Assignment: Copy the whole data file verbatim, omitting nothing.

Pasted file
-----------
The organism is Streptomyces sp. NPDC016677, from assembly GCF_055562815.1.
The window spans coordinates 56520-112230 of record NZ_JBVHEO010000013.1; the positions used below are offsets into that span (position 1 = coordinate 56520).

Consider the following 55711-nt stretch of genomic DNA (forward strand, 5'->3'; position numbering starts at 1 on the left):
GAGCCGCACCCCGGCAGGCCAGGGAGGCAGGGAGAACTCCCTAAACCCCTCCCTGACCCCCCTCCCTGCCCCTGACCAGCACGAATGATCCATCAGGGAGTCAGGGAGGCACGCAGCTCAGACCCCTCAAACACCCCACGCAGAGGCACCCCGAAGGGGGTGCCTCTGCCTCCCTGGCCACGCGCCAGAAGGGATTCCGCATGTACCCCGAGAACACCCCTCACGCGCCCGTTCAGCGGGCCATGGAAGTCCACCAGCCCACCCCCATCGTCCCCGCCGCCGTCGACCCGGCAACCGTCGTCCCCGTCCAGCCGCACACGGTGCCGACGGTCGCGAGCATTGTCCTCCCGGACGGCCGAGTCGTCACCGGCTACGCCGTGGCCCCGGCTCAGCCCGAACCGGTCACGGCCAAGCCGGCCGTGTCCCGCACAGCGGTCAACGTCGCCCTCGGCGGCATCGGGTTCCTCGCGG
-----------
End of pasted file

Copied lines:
The organism is Streptomyces sp. NPDC016677, from assembly GCF_055562815.1.
The window spans coordinates 56520-112230 of record NZ_JBVHEO010000013.1; the positions used below are offsets into that span (position 1 = coordinate 56520).

Consider the following 55711-nt stretch of genomic DNA (forward strand, 5'->3'; position numbering starts at 1 on the left):
GAGCCGCACCCCGGCAGGCCAGGGAGGCAGGGAGAACTCCCTAAACCCCTCCCTGACCCCCCTCCCTGCCCCTGACCAGCACGAATGATCCATCAGGGAGTCAGGGAGGCACGCAGCTCAGACCCCTCAAACACCCCACGCAGAGGCACCCCGAAGGGGGTGCCTCTGCCTCCCTGGCCACGCGCCAGAAGGGATTCCGCATGTACCCCGAGAACACCCCTCACGCGCCCGTTCAGCGGGCCATGGAAGTCCACCAGCCCACCCCCATCGTCCCCGCCGCCGTCGACCCGGCAACCGTCGTCCCCGTCCAGCCGCACACGGTGCCGACGGTCGCGAGCATTGTCCTCCCGGACGGCCGAGTCGTCACCGGCTACGCCGTGGCCCCGGCTCAGCCCGAACCGGTCACGGCCAAGCCGGCCGTGTCCCGCACAGCGGTCAACGTCGCCCTCGGCGGCATCGGGTTCCTCGCGG